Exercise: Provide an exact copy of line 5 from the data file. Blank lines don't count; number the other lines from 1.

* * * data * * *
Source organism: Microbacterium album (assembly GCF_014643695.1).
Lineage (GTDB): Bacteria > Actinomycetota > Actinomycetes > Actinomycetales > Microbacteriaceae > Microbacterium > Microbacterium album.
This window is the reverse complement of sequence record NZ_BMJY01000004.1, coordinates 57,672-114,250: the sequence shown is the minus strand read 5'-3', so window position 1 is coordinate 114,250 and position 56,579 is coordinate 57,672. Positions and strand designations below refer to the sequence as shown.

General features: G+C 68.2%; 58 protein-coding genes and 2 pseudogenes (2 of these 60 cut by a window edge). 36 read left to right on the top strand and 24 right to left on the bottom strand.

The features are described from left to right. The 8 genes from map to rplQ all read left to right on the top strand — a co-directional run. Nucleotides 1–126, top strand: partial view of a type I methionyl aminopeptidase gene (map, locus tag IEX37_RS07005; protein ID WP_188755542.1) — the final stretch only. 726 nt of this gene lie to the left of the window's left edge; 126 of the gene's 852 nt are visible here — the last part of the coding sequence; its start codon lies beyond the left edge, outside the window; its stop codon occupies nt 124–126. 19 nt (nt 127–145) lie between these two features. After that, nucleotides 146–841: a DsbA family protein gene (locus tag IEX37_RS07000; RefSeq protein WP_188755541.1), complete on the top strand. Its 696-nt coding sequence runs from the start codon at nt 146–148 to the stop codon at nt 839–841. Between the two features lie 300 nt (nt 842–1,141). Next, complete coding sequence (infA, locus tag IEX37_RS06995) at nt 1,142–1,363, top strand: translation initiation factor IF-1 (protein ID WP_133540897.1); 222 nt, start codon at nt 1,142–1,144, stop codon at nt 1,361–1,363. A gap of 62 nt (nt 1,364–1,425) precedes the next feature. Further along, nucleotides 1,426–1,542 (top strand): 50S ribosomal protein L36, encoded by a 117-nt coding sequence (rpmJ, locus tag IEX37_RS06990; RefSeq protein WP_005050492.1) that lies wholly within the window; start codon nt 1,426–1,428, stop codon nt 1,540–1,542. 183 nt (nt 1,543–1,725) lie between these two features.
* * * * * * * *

The features are described from left to right. The 8 genes from map to rplQ all read left to right on the top strand — a co-directional run. Nucleotides 1–126, top strand: partial view of a type I methionyl aminopeptidase gene (map, locus tag IEX37_RS07005; protein ID WP_188755542.1) — the final stretch only. 726 nt of this gene lie to the left of the window's left edge; 126 of the gene's 852 nt are visible here — the last part of the coding sequence; its start codon lies beyond the left edge, outside the window; its stop codon occupies nt 124–126. 19 nt (nt 127–145) lie between these two features. After that, nucleotides 146–841: a DsbA family protein gene (locus tag IEX37_RS07000; RefSeq protein WP_188755541.1), complete on the top strand. Its 696-nt coding sequence runs from the start codon at nt 146–148 to the stop codon at nt 839–841. Between the two features lie 300 nt (nt 842–1,141). Next, complete coding sequence (infA, locus tag IEX37_RS06995) at nt 1,142–1,363, top strand: translation initiation factor IF-1 (protein ID WP_133540897.1); 222 nt, start codon at nt 1,142–1,144, stop codon at nt 1,361–1,363. A gap of 62 nt (nt 1,364–1,425) precedes the next feature. Further along, nucleotides 1,426–1,542 (top strand): 50S ribosomal protein L36, encoded by a 117-nt coding sequence (rpmJ, locus tag IEX37_RS06990; RefSeq protein WP_005050492.1) that lies wholly within the window; start codon nt 1,426–1,428, stop codon nt 1,540–1,542. 183 nt (nt 1,543–1,725) lie between these two features.